Boosting your daily energy level is not only quick and easy, but very healthy for the body in the long run. Energy level increases are normally followed by improvements in concentration, focus, motivation and memory. The general idea is to avoid sugary foods and caffeine that may provide a quick boost, but are usually followed by an equally quick and severe crash. These are not only inefficient and counterproductive, but also, at least potentially, unhealthy. What is most important is to shift your diet so that the intake of foods and supplements serve to break down the sugars and fats in your body most efficiently.
Liver powder is likely the best energy booster you can find. In general, Argentine cattle livers are the best due to their diet and free-range lifestyle. Often, liver powder is found in B-vitamin supplements, and both together make a powerful energy booster that lasts throughout the day and contains no later crash. Both liver powder and all B-vitamins break down sugars and fats in the body with a great deal of efficiency. They also build muscle and reduce fat. If you combine this with exercise, your energy levels will soar.
If you are struggling with lethargy and fatigue, you might want to increase your intake of magnesium. This element is central to breaking down glucose sugars in the body efficiently and transferring that substance into energy. Magnesium deficiencies can lead to high heart rates, since the body is not using its energy efficiently, but consuming more oxygen than normal for routine tasks. This element is found in all nuts, grains and fish (Bouchez, 2005)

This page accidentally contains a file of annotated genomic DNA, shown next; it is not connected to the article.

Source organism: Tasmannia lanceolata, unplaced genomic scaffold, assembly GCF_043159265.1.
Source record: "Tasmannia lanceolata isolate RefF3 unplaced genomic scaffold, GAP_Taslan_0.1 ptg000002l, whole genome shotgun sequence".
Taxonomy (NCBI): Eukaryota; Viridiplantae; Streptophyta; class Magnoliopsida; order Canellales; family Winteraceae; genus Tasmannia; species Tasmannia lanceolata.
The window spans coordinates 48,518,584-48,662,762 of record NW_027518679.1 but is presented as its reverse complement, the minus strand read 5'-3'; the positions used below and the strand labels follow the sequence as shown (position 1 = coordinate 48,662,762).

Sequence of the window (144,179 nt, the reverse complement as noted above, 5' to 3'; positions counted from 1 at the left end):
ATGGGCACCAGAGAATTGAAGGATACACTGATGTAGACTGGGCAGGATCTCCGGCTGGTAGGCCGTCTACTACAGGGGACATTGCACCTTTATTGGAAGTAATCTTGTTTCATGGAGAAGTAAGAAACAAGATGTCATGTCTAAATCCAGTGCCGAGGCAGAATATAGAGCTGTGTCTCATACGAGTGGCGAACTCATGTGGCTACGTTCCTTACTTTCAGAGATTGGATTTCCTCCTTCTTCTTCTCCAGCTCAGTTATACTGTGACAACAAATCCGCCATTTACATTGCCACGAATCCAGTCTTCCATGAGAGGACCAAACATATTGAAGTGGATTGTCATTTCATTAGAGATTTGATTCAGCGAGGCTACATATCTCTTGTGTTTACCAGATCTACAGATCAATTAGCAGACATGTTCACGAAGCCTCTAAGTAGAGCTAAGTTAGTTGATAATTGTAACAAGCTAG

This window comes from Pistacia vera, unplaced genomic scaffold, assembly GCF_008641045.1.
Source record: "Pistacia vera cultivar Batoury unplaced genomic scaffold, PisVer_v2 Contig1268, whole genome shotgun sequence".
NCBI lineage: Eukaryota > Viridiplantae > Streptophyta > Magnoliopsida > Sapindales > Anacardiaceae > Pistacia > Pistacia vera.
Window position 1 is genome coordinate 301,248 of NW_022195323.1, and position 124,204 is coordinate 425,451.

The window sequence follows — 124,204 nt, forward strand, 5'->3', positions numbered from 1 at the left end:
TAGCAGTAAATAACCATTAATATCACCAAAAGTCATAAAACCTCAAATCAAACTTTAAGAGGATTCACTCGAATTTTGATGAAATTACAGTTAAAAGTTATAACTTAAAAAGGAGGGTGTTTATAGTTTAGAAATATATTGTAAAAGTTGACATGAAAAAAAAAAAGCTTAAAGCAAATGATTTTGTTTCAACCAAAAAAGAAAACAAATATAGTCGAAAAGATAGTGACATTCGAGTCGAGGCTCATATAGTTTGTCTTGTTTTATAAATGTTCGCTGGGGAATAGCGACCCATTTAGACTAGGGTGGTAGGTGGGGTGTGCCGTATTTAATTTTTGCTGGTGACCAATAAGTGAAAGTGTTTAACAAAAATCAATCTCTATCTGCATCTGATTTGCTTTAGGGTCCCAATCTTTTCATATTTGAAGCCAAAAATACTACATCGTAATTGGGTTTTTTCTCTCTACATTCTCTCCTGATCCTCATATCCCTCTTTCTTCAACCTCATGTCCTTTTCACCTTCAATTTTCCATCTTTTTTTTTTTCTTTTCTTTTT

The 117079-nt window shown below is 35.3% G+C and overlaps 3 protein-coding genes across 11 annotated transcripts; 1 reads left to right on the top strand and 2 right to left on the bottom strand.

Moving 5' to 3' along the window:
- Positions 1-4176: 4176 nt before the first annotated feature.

While it seems obvious, dehydration is a major cause of lethargy and exhaustion. Thirst can be confused with hunger, or lethargy might be itself a sign of dehydration. With the heavy coffee and alcohol intake in the U.S., not to mention the salt intake, dehydration is a very common condition, up to 80% of Americans are chronically dehydrated. Regular intake of water (both by drinking and eating such foods as tomatoes and grapes) is necessary for the smooth function of the body and the efficient burning of sugars and fats into the body’s fuels. Alcohol and salt should be cut out as much as possible to avoid dehydration. If you are hungry, try a large glass of water or a bunch of grapes first, since thirst often feels like hunger (Diagnose, 2010).
Caffeine is not always recommended, but if taken, it should be taken with a great amount of milk. This will turn the coffee into a protein drink that will use the caffeine very efficiently and mitigate the nature of the crash (Bouchez, 2009). Protein is an excellent form of energy. Coffee should never be drunk black for the same reasons as refined sugar should be avoided—quick boost, quick crash.
The biggest issues in boosting one’s energy is to reintroduce your system to natural forms of energy. This includes altering your diet, increasing your exercise level, and rejecting all quick fixes. Energy drinks should be avoided since most of them contain caffeine or some variant thereof. Instead, buy Ginkgo powders, Green teas and take a regular B-supplement. Natural forms of energy are better for you and burn fat very effectively. Avoid fast foods and alcohol, while increasing your water intake. The effects can become dramatic, and you will be a healthier person.
Bouchez, Colleen (2005) “Top 10 Ways to Boost Your Energy.” WebMD, (women.webmd.com/features/10-energy-boosters)
“Dehydration, an Overview” (2010) Diagnose Me, (diagnose-me.com/cond/C5223.html)